The “Huda Al-Omari suicide” hashtag topped the list of the most popular Twitter hashtags in Saudi Arabia, and it was clear the activity of electronic flies through the tag and highlighting schadenfreude at Huda Al-Omari.
It was not possible to verify the authenticity of these circulating news from an independent source, and no official statement was issued in this regard by the British authorities, where Huda Al-Omari resides in London.
Activists criticized the idea that electronic flies want to promote by branding by order of the Saudi regime, which is that this will be the fate of any opponent of the Crown Prince, in an attempt to terrorize the Saudis and subject them to the herd policy.
It is noteworthy that Huda Al-Omari, a Saudi citizen who was on a scholarship to Britain, announced her opposition to the Saudi regime led by Mohammed bin Salman, which caused the interruption of support for her and complicated her circumstances in London.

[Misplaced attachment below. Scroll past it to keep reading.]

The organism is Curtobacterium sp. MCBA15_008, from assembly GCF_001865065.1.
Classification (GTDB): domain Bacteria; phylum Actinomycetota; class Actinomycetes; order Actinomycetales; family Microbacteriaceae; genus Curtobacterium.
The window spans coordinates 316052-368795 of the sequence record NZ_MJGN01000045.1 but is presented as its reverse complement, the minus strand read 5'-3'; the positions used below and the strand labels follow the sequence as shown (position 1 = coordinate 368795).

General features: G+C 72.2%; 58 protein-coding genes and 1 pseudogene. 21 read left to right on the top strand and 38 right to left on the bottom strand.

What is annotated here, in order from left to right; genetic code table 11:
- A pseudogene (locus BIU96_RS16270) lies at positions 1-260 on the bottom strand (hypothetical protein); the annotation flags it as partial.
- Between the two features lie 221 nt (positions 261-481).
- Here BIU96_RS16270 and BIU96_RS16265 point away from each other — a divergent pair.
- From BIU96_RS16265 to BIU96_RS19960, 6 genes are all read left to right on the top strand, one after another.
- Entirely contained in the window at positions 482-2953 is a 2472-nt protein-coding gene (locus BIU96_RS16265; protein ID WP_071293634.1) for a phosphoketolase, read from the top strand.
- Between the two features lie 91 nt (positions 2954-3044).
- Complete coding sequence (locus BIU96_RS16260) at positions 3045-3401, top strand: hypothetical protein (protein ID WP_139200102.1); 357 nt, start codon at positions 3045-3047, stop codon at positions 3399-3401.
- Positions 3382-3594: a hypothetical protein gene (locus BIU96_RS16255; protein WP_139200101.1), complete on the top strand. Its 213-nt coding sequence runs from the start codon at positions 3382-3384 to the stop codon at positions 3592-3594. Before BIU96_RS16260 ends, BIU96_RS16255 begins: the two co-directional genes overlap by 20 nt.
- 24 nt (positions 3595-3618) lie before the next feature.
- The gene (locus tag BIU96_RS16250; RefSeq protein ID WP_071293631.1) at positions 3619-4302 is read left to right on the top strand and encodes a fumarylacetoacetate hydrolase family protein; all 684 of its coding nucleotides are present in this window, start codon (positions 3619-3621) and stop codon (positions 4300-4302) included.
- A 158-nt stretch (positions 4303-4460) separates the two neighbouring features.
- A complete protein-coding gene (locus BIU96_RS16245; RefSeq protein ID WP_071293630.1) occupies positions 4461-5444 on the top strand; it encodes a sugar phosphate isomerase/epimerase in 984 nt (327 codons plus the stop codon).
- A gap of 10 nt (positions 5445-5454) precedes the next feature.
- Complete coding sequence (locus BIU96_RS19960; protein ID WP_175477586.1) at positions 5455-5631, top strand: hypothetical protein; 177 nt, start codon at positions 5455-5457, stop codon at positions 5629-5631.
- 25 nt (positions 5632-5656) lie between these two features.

Al-Omari appeared in a shocking clip that spread widely in October of last year 2020, as she spreads out on the streets of London, and explains her tragedy to a Saudi person who was apparently filming it from his dialect.
The Saudi opposition revealed that it has been living without a home for a year and a half, residing in the street and eating from one of the restaurants that its customers sympathize with.
She replied to the photographer: “Yes, I am Saudi and my name is Maarouf, Hoda Al-Omari … I am homeless here in this country.”
Then it showed a document that appeared to be an ID card with the logo of the Kingdom of Saudi Arabia on it without showing the details of the name and date of birth that were covered in the video.
Huda Al-Omari said that she asked for help from a number of Saudi dissidents in London, and mentioned by name Ghanem Al-Dosari and Yahya Asiri, who heads the National Assembly Party, noting that they refused to help her.
For his part, Al-Dosari said in a tweet at the time, “The Saudi intelligence knew that I was getting them a job and started using its methods, which is to kill the opponent physically if possible, or kill him financially if they can, or kill him morally, and this is what they are doing now…. These methods have become immune to me.”
A large number of opponents of the Saudi regime reside in London, led by Ghanem al-Dosari, Saad al-Faqih and Yahya al-Asiri, who publicly declared their opposition to the Saudi regime and saw Britain as a safe place for their lives for fear of bin Salman’s oppression.